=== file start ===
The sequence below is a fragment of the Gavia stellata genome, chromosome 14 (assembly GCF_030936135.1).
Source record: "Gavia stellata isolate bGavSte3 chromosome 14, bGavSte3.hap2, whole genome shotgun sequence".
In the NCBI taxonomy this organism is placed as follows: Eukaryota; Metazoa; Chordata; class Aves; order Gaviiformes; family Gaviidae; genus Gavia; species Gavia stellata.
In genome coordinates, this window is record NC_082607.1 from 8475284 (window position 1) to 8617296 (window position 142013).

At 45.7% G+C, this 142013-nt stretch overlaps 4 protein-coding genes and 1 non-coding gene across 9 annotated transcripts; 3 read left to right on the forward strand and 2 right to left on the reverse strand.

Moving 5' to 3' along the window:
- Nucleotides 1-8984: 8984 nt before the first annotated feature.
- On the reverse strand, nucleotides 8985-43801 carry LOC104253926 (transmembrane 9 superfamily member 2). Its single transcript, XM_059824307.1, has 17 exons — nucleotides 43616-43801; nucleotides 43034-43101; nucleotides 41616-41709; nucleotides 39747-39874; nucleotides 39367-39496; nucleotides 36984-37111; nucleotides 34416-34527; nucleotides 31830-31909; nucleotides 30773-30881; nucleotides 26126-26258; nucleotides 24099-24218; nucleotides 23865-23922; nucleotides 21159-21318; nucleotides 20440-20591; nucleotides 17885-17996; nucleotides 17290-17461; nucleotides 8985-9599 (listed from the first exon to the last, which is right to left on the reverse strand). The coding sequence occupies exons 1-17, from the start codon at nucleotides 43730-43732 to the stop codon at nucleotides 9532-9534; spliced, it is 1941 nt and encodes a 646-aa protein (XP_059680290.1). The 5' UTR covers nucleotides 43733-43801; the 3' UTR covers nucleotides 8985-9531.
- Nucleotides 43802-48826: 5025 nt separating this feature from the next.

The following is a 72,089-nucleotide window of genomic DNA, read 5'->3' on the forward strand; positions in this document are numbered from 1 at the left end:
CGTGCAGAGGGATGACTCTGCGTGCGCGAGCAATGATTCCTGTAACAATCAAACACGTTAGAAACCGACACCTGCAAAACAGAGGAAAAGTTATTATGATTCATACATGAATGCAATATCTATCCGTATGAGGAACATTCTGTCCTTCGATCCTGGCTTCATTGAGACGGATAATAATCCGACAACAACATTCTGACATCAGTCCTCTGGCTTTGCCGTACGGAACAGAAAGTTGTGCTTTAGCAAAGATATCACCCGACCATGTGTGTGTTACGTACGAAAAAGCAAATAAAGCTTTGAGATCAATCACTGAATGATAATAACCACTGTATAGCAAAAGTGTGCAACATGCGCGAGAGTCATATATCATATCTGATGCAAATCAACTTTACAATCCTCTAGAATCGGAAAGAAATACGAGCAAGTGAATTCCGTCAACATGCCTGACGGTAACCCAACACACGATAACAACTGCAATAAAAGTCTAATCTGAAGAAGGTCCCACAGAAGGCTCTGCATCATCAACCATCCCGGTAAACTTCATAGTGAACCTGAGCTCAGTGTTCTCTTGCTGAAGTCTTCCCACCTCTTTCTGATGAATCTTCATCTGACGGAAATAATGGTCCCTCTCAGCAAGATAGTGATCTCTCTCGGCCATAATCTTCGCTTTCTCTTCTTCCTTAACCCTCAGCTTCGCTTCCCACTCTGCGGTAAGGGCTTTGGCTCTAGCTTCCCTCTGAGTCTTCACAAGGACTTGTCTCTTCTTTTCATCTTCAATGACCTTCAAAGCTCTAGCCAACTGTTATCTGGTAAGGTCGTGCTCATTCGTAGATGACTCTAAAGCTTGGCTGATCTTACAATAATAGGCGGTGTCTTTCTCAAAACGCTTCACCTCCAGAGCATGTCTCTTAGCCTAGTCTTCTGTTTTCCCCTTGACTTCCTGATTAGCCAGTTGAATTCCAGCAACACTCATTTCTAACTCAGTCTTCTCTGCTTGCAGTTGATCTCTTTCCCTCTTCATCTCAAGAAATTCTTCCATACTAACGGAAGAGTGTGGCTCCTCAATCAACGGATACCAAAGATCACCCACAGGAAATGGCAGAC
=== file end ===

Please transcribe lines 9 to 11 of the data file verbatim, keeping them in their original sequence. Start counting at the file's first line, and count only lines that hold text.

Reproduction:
- Nucleotides 43802-48826: 5025 nt separating this feature from the next.

The following is a 72,089-nucleotide window of genomic DNA, read 5'->3' on the forward strand; positions in this document are numbered from 1 at the left end:
CGTGCAGAGGGATGACTCTGCGTGCGCGAGCAATGATTCCTGTAACAATCAAACACGTTAGAAACCGACACCTGCAAAACAGAGGAAAAGTTATTATGATTCATACATGAATGCAATATCTATCCGTATGAGGAACATTCTGTCCTTCGATCCTGGCTTCATTGAGACGGATAATAATCCGACAACAACATTCTGACATCAGTCCTCTGGCTTTGCCGTACGGAACAGAAAGTTGTGCTTTAGCAAAGATATCACCCGACCATGTGTGTGTTACGTACGAAAAAGCAAATAAAGCTTTGAGATCAATCACTGAATGATAATAACCACTGTATAGCAAAAGTGTGCAACATGCGCGAGAGTCATATATCATATCTGATGCAAATCAACTTTACAATCCTCTAGAATCGGAAAGAAATACGAGCAAGTGAATTCCGTCAACATGCCTGACGGTAACCCAACACACGATAACAACTGCAATAAAAGTCTAATCTGAAGAAGGTCCCACAGAAGGCTCTGCATCATCAACCATCCCGGTAAACTTCATAGTGAACCTGAGCTCAGTGTTCTCTTGCTGAAGTCTTCCCACCTCTTTCTGATGAATCTTCATCTGACGGAAATAATGGTCCCTCTCAGCAAGATAGTGATCTCTCTCGGCCATAATCTTCGCTTTCTCTTCTTCCTTAACCCTCAGCTTCGCTTCCCACTCTGCGGTAAGGGCTTTGGCTCTAGCTTCCCTCTGAGTCTTCACAAGGACTTGTCTCTTCTTTTCATCTTCAATGACCTTCAAAGCTCTAGCCAACTGTTATCTGGTAAGGTCGTGCTCATTCGTAGATGACTCTAAAGCTTGGCTGATCTTACAATAATAGGCGGTGTCTTTCTCAAAACGCTTCACCTCCAGAGCATGTCTCTTAGCCTAGTCTTCTGTTTTCCCCTTGACTTCCTGATTAGCCAGTTGAATTCCAGCAACACTCATTTCTAACTCAGTCTTCTCTGCTTGCAGTTGATCTCTTTCCCTCTTCATCTCAAGAAATTCTTCCATACTAACGGAAGAGTGTGGCTCCTCAATCAACGGATACCAAAGATCACCCACAGGAAATGGCAGAC